Warsaw (Nov. 26)
(Jewish Telegraphic Agency)
A comparison of the Polish Minister of the Interior, General Skladkowski, to the Czaristic Minister of the Interior in Imperial Russia, the late Stolypin, notorious in his time for his persecution of Jews and Poles, created a sharp clash between General Skladkowski and Isaac Gruenbaum, who made the comparison.
At a session of the budget commission during the discussion of the Ministry’s estimates, Gruenbaum pressed General Skladkowski for an explanation of several facts of recent date where anti-Jewish action was seen, or where action to protect Jews was not taken, in the jurisdiction of the Ministry. Deputy Gruenbaum cited the case of the decision by the municipality of Bromberg, Posen, to reject a fund left by an American Jewish woman, Mrs. Cohn of Wilkes-Barre, Pa., for Jewish welfare purposes in Bromberg. He also cited the failure of the police to confiscate a picture circulated in Posen, which portrayed Germans and Jews as the enemies of Poland, as well as the failure of the police of Bromberg to confiscate the edition of the Polish newspaper, Sabbath Courier, accusing Jews of ritual murder. In addition to other instances cited, Deputy Gruenbaum referred to the last session of the Sejm, when the bill to abolish the Czaristic prohibition on land purchase in the eastern provinces was discussed, and charged that Prime Minister Bartel, by his action then showed that he was in favor of retaining the Czaristic limitation against the Jews.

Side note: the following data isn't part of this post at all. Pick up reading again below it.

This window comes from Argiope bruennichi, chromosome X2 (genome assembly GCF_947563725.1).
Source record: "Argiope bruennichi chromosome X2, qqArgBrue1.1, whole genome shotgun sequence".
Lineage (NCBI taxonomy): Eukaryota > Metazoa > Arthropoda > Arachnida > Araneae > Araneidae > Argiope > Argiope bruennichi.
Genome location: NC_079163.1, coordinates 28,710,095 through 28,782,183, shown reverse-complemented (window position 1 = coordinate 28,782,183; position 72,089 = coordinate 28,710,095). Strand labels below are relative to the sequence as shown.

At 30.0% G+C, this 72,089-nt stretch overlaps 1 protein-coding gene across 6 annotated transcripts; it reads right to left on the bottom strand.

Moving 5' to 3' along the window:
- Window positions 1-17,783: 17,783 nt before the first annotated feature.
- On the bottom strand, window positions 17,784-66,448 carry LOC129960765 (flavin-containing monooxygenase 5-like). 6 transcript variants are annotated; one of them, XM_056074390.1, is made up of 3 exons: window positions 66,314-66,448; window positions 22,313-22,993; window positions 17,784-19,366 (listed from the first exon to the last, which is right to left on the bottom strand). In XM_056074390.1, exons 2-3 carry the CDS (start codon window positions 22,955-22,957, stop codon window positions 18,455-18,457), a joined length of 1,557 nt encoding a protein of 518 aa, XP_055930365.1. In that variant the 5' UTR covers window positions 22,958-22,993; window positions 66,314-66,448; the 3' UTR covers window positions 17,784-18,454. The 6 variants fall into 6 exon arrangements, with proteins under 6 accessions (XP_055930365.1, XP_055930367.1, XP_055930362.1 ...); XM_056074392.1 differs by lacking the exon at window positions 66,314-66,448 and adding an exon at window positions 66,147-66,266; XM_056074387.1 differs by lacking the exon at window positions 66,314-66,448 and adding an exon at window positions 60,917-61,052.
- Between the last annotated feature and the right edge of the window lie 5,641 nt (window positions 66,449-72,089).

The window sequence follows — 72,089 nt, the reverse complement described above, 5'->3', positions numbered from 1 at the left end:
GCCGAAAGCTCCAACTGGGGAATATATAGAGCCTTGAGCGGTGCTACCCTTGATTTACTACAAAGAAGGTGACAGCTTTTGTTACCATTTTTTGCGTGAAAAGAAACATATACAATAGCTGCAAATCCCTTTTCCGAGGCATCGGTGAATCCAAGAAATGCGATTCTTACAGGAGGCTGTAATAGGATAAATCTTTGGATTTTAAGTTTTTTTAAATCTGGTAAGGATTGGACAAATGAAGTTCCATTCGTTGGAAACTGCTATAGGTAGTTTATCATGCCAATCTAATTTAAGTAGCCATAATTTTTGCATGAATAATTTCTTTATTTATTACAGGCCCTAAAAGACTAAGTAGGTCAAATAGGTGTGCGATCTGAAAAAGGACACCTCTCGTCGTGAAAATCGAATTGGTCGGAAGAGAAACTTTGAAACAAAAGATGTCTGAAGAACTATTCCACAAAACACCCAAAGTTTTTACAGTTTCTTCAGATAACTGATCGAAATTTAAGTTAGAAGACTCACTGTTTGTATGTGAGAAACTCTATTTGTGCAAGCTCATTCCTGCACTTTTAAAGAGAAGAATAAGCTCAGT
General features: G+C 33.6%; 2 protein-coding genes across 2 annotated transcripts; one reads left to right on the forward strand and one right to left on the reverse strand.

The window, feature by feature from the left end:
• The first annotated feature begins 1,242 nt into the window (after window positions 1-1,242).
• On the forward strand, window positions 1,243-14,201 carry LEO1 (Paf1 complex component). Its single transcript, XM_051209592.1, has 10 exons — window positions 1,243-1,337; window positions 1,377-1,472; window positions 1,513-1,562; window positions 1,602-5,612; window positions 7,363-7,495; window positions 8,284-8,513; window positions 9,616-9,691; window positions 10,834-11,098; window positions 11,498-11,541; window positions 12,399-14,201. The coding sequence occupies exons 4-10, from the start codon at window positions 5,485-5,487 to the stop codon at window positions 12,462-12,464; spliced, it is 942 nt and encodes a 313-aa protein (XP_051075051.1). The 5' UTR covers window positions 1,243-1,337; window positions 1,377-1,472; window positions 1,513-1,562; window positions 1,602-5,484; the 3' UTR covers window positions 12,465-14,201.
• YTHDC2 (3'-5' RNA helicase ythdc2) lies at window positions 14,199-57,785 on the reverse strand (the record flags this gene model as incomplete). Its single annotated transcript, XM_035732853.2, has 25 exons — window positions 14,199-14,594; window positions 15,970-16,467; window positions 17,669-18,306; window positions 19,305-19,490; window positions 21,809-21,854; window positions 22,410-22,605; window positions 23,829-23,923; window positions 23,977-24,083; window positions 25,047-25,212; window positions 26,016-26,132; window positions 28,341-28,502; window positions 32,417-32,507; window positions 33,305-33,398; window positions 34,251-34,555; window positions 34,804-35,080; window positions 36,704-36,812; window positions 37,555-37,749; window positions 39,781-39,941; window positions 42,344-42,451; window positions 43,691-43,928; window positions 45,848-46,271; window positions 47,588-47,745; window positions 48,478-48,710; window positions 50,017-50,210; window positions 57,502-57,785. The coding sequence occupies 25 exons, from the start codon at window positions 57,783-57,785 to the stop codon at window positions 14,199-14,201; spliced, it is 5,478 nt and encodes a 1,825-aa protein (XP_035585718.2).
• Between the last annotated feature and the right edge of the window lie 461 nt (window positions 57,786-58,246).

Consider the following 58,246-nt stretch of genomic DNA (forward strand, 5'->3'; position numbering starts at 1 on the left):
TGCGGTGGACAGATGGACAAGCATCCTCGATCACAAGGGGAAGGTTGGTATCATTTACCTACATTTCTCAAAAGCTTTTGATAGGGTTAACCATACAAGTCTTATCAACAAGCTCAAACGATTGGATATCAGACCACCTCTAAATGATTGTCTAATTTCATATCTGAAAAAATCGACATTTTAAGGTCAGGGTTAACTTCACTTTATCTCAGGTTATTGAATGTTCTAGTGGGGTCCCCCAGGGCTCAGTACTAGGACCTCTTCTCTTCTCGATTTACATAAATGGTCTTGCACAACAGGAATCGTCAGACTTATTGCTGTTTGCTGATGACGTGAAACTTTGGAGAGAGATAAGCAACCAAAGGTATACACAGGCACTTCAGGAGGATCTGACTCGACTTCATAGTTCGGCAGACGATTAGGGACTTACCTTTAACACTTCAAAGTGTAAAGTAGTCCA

At this point General Skladkowski interrupted the speaker, exclaiming, “This is absolutely untrue. I declare officially in behalf of the government that it has never aimed to oppress the Jewish population. Your actions make it impossible for the government to carry out its plans in favor of the Jewish population. You interfere with your noise over trivial things.”
This brought the retort of deputy Gruenbaum, “So spoke Stolypin. He praised the Polish leader Dmowski and blamed Pilsudski.”
General Skladkowski in anger exclaimed, “If I speak like Stolypin, you better keep still.”
The chairman of the committee drew to the attention of Deputy Gruenbaum that the analogy was improper and declared that he would not permit him to continue if he continues in the same vein. Deputy Gruenbaum then concluded his remarks by stating: “We do not interfere with the government. We demand action, not words.” Deputy Stipinski of the pro-government bloc declared that Gruenbaum’s comparison of a Polish government member to Stolypin was an insult, which will always be objected to.
The clash in the parliamentary committee had wide repercussions in the Polish and Jewish press takes the position that while Gruenbaum was essentially correct in charging the government with inactivity in relation to the demands of the Jewish population, his comparison of General Skladkowski to Stolypin was tactless and regrettable, Deputy Gruenbaum should be more cautious and thus spare himself and the Jewish population much unpleasantness.
The “Gloss Prawdy,” government organ, declares that Gruenbaum’s remarks can give the impression that the Polish government has encouraged anti-Jewish pogroms and the growth of anti-Semitism. Gruenbaum’s accusations are based merely on insignificant facts, the paper states.